OBITUARY BY THE MALAYSIAN INSIDER
April 17, 2014
Karpal Singh – the prominent lawyer, lawmaker and DAP leader – died early this morning in a road accident while on the way to Penang, doing what he does best: going to court for a client. He was 73.
His reputation as a lawyer and politician had earned him the nickname the “Tiger of Jelutong” from the time he started legal practice in 1970 – which was also the year he joined the Democratic Action Party (DAP).
When he died early today, Karpal had just let go of the DAP chairmanship as he battled a sedition conviction that risked his four decades of legal and political career.
But the controversial decision was nothing to Karpal. He had been thrown out of parliament, put in detention during Ops Lalang in 1987 and had faced previous sedition charges.
“Eliminating me from the political terrain will not be the end of Karpal Singh. It will in fact lead to the rise of many Karpal Singhs!” said Karpal, who was Amnesty International’s “prisoner of conscience” for his detention without trial.
His legal and political colleagues remember him as a fearless and smart lawyer and politician, but to the countless ordinary people in his Penang constituency and legal office in Jalan Pudu Lama, Kuala Lumpur – he was a friend.
This was the other side of Karpal Singh apart from his legendary roles as a DAP politician and remarkable lawyer – he was a gentle-mannered man who was always ready to help the ordinary folk he came across in his daily life.
They knew Karpal as a humble man with a ready smile, who was always ready to stop and listen, no matter how small you were. No question was too trivial or repetitive for him to answer, no hello was too unimportant to stop for.
His tragic death in a road accident today meant that he “died in his saddle”, a term he had used upon turning 70 when he said: “I’ve always said that a lawyer should die in a saddle. I think it equally applies to being a politician.”
An earlier road accident in 2005 put him in a wheelchair while this morning’s road accident occurred near Gua Tempurung when the veteran lawyer was on his way up north to Penang in his white Alphard for a court case.
Anyone who knew Karpal would easily attest to how he was probably the busiest 73-year-old around, often shuttling between parliament and court during the week, and on weekends, travelling up north, mostly to visit his constituency or for a court case.
Nothing would stop him in court or politics. Not even the latest sedition conviction where he was alleged to have said that the removal of Datuk Seri Mohammad Nizar Jamaluddin as menteri besar of Perak by Perak ruler, Sultan Azlan Shah, could be questioned in a court of law.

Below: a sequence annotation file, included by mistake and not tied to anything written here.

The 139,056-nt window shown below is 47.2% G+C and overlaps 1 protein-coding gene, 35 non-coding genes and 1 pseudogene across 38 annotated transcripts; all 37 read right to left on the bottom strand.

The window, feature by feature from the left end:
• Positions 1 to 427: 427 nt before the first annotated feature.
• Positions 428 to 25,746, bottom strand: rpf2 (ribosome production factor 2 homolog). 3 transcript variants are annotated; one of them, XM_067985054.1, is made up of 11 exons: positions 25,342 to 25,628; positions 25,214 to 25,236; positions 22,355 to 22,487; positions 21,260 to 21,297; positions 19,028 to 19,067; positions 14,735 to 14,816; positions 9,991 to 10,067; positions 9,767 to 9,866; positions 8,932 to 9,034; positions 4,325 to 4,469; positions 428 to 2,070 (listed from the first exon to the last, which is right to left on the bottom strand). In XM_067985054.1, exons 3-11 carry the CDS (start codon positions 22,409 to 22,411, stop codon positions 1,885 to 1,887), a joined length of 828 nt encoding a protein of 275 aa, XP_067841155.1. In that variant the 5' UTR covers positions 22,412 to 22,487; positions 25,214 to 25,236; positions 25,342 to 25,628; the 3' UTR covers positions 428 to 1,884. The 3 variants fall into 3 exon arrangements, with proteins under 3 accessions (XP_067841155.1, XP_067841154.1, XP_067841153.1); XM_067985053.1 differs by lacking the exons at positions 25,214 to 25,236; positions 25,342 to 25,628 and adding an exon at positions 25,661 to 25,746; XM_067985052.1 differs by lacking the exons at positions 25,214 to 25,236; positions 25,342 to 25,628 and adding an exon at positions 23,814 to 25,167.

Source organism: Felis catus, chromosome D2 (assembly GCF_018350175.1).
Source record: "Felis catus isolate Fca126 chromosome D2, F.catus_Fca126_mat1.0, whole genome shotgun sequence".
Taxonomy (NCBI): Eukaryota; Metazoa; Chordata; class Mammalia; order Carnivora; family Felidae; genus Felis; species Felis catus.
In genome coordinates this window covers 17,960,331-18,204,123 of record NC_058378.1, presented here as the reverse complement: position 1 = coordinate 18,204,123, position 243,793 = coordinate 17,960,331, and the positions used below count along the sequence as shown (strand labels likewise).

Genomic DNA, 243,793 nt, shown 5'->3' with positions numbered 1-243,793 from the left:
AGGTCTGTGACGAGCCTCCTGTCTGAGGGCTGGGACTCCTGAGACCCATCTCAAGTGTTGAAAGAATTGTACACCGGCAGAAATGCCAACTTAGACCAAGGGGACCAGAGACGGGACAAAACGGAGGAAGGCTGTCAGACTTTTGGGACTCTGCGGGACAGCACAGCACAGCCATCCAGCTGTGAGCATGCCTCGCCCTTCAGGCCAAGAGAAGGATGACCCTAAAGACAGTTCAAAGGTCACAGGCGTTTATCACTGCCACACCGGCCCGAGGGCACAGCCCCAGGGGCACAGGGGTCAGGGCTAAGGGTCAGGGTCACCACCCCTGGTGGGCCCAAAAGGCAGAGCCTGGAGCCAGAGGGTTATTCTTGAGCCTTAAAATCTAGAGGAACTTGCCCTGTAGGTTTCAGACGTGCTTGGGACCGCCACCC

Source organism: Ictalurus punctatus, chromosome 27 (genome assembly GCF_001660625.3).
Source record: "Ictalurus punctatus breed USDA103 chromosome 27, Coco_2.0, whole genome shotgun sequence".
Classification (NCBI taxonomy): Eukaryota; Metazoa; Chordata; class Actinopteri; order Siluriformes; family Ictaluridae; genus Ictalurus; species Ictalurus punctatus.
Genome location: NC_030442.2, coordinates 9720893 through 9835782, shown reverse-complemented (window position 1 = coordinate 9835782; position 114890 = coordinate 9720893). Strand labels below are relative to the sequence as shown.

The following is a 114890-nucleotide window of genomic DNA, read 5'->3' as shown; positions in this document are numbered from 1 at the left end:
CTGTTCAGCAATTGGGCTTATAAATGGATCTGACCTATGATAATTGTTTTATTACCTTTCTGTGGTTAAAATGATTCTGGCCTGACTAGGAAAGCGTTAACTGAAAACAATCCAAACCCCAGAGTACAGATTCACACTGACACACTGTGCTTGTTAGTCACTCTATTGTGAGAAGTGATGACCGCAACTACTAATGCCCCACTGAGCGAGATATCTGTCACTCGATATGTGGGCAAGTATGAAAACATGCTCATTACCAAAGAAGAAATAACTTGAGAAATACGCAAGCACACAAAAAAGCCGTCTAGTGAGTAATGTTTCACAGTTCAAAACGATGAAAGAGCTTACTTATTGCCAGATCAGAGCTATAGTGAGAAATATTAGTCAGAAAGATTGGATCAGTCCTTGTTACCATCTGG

Karpal’s defence was that he had offered a legal opinion and not a threat to the ruler, who was once the Lord President of the Supreme Court. Charged for the offence in 2009, Karpal was acquitted by the High Court without his defence called in the first round.
However, the prosecution appealed against the decision and succeeded at the Court of Appeal, and even pressed for a deterrent sentence against the wheelchair-bound politician.
He was handed down a RM4,000 fine, which would have disqualified him as an MP if he did not succeed in an appeal which has not been heard.
Karpal joined DAP in 1970 and was first elected as a Kedah state assemblyman in 1974 before becoming MP for Jelutong in 1978, a seat he held until he lost in 1999.
He returned to parliament in the 2004 general election as the Bukit Gelugor MP, and although the motor accident in 2005 confined Karpal to a wheelchair, it did nothing to curb his spirit or vigour.
Karpal’s legal career started when he was admitted to the Penang Bar in 1969 after reading law at the National University of Singapore.
He was one of Malaysia’s most prominent lawyers, and had taken up numerous high-profile cases, including drug trafficking charges against foreign nationals such as Australian Kevin Barlow, and the sodomy accusations against former deputy prime minister Datuk Seri Anwar Ibrahim.
He was a staunch opponent of the death penalty, especially for drug trafficking offences.
He was detained in the Ops Lalang government crackdown in October 1987 under the Internal Security Act which allows for detention without trial, along with DAP adviser Lim Kit Siang and 104 others. He was released in 1989.
Karpal was also known to be opposed to turning Malaysia into an Islamic state, often citing the Federal Constitution that provides for a secular nation.
“I’m doing it for the country. At the end that’s what it is for,” he had told The Malaysian Insider in an interview before his 70th birthday.
He had also said then that “one can’t always win,but should not stop trying either”.
Clearly, Karpal never stopped. He was and will always be a Malaysian hero.
He will be missed, never forgotten. He will always be loved, treasured and respected for decades to come.
But that cannot be said about the government which until the last moment was trying to put him behind bars for speaking the truth and speaking lucidly about something that mattered dearly to him: the law.
He leaves behind wife Gurmit Kaur, daughter Sangeet, sons Jagdeep, Gobind, Ramkarpal and Mankarpal, and a host of grandchildren. And Malaysians. – April 17, 2014.